After city residents showed little interest in installing solar power plant atop their house, the Chandigarh Renewable Energy Science and Technology (Crest) has sought help from the UT estate office.
Last year, Crest had made installation of solar power plant on private buildings mandatory. However, despite that the response has been poor. It has been decided to request UT estate office to issue notices to the residents who have failed to comply with the directions.
There are around 2 lakh houses in Chandigarh, of which only 104 have installed solar power plants. The response has been cold despite Crest taking various initiatives. On a request by Crest, the Joint Electricity Regulatory Commission (JERC) enhanced cumulative capacity allowed at distribution transformer with an aim to encouraging people to install rooftop plants. The JERC enhanced the cumulative capacity to 50% of the distribution capacity of a transformer, which was earlier restricted to 30%. Last year, Crest also framed building bylaws, making installation of solar power plant on new private buildings mandatory.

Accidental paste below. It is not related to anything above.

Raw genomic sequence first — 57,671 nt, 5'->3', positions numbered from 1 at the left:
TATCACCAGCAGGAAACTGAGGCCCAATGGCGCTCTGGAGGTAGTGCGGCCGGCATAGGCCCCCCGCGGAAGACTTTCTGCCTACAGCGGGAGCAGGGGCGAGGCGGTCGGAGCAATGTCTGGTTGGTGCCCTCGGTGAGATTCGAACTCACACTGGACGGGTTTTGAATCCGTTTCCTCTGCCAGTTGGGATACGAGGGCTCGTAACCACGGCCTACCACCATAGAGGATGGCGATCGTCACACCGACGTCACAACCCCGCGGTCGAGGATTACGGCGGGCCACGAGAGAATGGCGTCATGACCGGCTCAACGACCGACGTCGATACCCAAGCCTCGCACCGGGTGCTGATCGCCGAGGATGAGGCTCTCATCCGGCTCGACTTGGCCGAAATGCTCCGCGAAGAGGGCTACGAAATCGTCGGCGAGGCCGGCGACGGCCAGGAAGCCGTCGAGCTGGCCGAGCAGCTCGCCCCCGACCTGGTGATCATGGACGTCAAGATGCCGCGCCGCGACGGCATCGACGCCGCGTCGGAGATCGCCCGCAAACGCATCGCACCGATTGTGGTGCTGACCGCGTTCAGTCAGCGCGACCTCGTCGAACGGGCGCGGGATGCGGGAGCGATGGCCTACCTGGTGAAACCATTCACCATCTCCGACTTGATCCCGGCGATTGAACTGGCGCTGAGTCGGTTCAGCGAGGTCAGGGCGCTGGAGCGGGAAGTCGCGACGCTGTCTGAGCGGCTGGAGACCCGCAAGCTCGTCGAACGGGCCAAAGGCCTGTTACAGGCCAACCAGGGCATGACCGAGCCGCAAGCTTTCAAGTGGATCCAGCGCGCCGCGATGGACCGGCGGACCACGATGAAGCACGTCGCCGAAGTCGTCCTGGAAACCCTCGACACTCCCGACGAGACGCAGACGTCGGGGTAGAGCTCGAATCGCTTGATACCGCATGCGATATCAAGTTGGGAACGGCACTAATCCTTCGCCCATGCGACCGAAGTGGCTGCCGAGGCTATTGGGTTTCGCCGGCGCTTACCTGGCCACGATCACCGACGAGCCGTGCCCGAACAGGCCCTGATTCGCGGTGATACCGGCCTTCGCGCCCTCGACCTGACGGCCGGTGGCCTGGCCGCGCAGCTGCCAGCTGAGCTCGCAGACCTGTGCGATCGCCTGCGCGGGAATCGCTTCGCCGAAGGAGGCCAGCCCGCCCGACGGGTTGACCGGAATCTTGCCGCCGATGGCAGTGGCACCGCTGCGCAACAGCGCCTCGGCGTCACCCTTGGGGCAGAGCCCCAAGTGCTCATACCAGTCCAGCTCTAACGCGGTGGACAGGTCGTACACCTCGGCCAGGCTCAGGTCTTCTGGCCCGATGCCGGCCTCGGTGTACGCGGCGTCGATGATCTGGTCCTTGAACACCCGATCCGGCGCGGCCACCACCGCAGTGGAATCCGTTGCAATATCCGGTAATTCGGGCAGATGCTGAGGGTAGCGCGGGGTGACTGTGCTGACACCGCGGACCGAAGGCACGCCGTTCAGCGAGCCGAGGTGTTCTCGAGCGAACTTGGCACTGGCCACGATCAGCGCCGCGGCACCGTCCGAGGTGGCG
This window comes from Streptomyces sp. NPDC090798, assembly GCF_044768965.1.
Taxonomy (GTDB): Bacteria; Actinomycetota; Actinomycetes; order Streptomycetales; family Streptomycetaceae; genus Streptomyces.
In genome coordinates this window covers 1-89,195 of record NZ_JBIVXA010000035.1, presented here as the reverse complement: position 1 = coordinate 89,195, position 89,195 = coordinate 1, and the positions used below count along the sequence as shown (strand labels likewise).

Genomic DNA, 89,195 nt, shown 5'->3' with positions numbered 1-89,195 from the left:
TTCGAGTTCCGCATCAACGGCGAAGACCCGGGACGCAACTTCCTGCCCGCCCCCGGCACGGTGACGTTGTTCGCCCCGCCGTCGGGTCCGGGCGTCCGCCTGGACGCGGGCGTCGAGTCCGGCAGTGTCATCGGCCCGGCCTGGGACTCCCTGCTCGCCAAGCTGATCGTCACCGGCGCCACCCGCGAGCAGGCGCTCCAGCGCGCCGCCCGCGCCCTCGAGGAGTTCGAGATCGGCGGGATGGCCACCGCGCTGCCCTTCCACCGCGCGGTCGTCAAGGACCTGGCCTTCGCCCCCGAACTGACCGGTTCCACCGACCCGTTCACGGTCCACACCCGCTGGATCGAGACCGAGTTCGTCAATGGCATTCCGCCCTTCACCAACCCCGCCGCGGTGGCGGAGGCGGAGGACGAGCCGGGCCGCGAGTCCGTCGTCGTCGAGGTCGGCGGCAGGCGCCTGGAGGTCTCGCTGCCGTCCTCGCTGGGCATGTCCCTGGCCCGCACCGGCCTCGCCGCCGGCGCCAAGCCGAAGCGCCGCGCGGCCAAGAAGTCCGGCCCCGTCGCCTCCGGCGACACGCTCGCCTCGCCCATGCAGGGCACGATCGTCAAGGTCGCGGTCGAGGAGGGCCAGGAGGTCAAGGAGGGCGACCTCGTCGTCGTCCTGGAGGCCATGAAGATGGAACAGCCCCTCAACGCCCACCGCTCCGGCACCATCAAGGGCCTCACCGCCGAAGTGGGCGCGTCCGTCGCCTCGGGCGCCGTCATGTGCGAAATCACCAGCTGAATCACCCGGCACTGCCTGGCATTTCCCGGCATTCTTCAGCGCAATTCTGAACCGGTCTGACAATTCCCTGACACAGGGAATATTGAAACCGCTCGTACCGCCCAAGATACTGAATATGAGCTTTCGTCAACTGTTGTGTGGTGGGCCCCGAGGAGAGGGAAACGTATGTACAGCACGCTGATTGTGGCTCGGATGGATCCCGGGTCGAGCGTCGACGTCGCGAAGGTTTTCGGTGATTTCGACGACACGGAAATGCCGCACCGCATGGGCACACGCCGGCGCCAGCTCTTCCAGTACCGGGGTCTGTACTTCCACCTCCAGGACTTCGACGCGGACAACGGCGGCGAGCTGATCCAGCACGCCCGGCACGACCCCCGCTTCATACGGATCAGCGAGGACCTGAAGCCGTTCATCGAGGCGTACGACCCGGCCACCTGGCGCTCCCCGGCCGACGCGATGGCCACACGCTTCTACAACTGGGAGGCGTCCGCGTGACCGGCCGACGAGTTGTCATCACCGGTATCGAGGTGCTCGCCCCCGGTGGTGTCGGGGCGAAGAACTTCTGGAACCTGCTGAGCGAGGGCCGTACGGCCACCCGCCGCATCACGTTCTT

With Chandigarh having an urbanisation of 97.25% and the second highest per capita income among all states and union territories at about Rs 2.42 lakh, the cold response from general public is baffling.
A solar power plant of 1kWp to up to 5kWp costs around Rs 85,000 while Rs 80,000 is the cost of a plant of more than 5kWp to up to 10KWp. To install a solar plant up to 20kWp, funds to the tune of Rs 75,000 are required.
Chandigarh has been selected by the central government to be developed as a “model solar city” and has set an ambitious target of generating 50MW of solar energy — both residential and government — by 2022. In the past three years, Crest has generated 20.36 million units (MU), equivalent to reduction of 1,410 metric tonne of CO2 and planting a total of 15.3 lakh trees. Of 20.36 MU, bulk of power has been produced by plants on government buildings.